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Envisioning Protected Area Networks & Local Economies
In the Bioregional Web of Life
By Randy Hayes
Want greater world peace and fewer resource wars? In this late stage of capitalism, it is critical to achieve ecologically sustainable economic systems. Such a shift will require more local, regional, and continental self-reliance. Most food and energy you use should come from your part of the planet – and they can! Now is the time for a new era of low-impact lifestyles, smaller numbers, and a new economic model characterized by zero waste, closed-loop, sustainable production and consumption systems. Now is the time to think out a fast-track shift to prosperity without growth. Bioregional living will help achieve this, but what is a bioregion?
A bioregion employs a common sense and somewhat fungible definition of a local area that combines a natural community with a human community. Its boundaries are often watersheds, valleys, mountain ranges, or coastal bay areas. Picture similar weather patterns, soil, vegetation, and other terrain characteristics such as in a desert or alpine area. Typically one can walk across the bioregion in a few days. Sometimes it largely matches political boundaries, but not often. Baja, Mexico or the Hawaiian islands could be bioregions with natural boundaries. Bioregions operate on fairly finite energy inputs to their ecosystems. Human communities embedded in bioregions should as well.
Thinking of human communities in their local geographic and biological areas offers a fresh approach to planning. It encourages systems thinking across silos. Bioregional thinking breaks out of the constraints that the government-set straight-line boundaries often impose. Envisioning your bioregion helps you understand the underlying flow of water through watersheds and the ecological fabric of life. Bioregional living connects individuals to the natural world around us. Think of the area around your town that you could bicycle across in two or three days. Programs to strengthen community resilience exist at the Post Carbon Institute and with other groups.
The richness of that bioregion should satisfy much of the town’s food, clothing, and shelter needs, employing local renewable energy and food systems (including urban gardens). Continental networks of bioregional economies can provide up to 90% of what we need to live well. Some trade back and forth from adjacent bioregions can add to the comfort of living well in a low-impact lifestyle. A small amount of global trade for some chocolate and coffee can supplement living in comfort. Most of what we trade globally should be art, culture, and ideas – not physical stuff.
Leaders who only talk about the human economy are doing a disservice to their citizenry. Natural habitats with diverse species play key roles in nature’s life-giving functions. Pollinating food crops and providing drinkable water are obvious examples of how natural habitats also benefit people.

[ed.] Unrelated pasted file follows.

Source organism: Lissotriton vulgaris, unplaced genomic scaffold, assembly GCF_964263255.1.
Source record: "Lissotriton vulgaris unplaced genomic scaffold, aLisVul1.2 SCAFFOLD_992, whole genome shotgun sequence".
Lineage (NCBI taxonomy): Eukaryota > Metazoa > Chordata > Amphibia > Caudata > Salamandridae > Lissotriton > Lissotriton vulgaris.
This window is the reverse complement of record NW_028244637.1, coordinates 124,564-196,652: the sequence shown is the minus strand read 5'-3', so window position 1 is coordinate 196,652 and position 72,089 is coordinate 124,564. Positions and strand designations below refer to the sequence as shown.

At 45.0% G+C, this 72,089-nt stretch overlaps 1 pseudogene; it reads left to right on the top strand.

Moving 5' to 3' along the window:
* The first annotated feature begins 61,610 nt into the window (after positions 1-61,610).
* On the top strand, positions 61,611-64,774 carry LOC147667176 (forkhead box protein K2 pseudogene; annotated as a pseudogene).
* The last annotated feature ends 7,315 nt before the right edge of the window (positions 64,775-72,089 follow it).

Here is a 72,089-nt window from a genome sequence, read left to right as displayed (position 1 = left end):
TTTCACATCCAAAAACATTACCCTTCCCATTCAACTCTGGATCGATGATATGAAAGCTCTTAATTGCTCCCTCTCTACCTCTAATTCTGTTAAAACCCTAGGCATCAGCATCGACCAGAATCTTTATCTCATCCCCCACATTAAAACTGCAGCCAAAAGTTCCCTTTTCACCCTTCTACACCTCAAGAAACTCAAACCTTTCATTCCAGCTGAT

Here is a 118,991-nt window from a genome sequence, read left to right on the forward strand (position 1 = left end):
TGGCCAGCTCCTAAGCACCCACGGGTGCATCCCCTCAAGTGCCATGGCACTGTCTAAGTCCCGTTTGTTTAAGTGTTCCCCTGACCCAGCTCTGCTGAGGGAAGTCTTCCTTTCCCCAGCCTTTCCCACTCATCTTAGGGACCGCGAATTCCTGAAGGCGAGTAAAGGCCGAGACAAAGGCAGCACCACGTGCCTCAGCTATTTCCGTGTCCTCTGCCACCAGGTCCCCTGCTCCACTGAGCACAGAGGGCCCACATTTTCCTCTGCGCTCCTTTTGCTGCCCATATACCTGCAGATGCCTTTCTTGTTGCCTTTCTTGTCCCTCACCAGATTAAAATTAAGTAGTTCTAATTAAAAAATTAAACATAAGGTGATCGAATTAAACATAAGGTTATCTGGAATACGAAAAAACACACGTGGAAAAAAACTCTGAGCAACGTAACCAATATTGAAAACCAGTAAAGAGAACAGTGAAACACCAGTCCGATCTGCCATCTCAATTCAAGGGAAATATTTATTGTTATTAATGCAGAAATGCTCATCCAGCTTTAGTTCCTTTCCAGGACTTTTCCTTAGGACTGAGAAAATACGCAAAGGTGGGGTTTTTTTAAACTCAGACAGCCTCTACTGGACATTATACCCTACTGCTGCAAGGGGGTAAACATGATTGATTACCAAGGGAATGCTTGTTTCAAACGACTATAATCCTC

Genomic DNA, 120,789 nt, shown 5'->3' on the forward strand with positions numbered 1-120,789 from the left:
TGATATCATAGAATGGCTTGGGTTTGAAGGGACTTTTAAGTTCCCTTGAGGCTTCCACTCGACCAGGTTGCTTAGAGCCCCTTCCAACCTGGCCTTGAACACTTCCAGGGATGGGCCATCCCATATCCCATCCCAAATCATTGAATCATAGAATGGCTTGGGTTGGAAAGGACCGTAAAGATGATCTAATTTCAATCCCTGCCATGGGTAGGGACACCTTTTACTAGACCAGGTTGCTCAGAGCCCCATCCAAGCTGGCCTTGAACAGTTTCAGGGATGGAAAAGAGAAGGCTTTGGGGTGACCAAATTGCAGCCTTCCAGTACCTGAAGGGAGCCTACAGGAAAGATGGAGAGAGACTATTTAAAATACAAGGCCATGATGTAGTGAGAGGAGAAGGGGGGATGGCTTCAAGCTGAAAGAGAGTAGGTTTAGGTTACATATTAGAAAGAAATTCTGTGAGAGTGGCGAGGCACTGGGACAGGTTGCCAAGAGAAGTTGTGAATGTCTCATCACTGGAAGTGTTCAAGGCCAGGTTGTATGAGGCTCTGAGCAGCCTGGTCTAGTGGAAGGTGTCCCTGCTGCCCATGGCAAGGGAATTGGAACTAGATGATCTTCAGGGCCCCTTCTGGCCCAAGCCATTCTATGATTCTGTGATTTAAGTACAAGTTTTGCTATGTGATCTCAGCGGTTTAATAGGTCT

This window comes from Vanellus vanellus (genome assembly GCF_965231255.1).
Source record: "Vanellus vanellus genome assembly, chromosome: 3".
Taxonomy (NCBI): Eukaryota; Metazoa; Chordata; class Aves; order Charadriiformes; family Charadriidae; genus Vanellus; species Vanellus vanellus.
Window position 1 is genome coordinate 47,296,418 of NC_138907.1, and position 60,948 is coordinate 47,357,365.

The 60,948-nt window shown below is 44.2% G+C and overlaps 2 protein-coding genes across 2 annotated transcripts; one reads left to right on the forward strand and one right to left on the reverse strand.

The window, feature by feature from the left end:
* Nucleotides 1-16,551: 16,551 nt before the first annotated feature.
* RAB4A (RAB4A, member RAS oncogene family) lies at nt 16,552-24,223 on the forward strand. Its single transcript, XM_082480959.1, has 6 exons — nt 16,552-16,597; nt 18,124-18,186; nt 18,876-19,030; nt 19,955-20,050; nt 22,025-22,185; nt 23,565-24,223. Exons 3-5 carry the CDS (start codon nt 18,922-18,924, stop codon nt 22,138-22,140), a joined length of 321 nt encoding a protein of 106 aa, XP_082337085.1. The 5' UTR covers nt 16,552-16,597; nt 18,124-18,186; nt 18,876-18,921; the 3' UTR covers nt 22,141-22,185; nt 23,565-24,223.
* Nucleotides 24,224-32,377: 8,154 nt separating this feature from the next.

Recent science indicates that by protecting at least 50% of an ecozone we can effectively protect the vast majority of that zone’s existing species of flora and fauna. (E. Dinerstein et al., An Ecoregion-Based Approach to Protecting Half the Terrestrial Realm. Bioscience. 67, 534–545 (2017). The inclusion of local ecosystems and parks into a Linked Protected Areas System in your region is critical to the survival of our planet’s web of life. The Nature Needs Half initiative amplifies this clarion call. It is imperative for regional leaders to discuss the long-term target of your region’s protected area coverage. We suggest that all bioregional leaders expand and link existing protected areas, to protect at least 50% of your bioregion’s land and adjacent oceanic areas.
For certain concerns, continental and/or global coordination is important. Each continent should set up technology assessment programs to assess the unintended consequences of technology. Who in the late 1700s or early 1800s thought the steam engine powered by coal or internal combustion engine powered with oil would change the atmospheric chemistry, foster extreme weather events (eco-spasms), and possibly extinguish whole orders of life on this planet? Climate change is not best characterized as ’a problem’. It is the result of a deeper problem of technology’s unintended consequences. What are the unintended consequences of current inventions? Techno-fascination and techno-optimism can mean techno-death, but they need not. Bioregional self-reliance networked continentally (with limited global networking) can ensure a good quality of life for generations to come.
Listen to our recent interview with Randy on the Rewilding Earth Podcast!
Randy Hayes has been described in the Wall Street Journal as “an environmental pit bull.” His is Executive Director of Foundation Earth, a new organization fostering the big rethink to help protect the planet’s life support systems. Hayes, a former filmmaker, is a veteran of many high-visibility corporate accountability campaigns and has advocated for the rights of Indigenous peoples throughout the world. Hayes founded Rainforest Action Network.
The Rewilding Institute (TRI) mission is to explore and share tactics and strategies to advance continental-scale conservation and restoration in North America and beyond. We focus on the need for large carnivores and protected wildways for their movement; and we offer a bold, scientifically credible, practically achievable, and hopeful vision for the future of wild Nature and human civilization on planet Earth. Subscribe | Support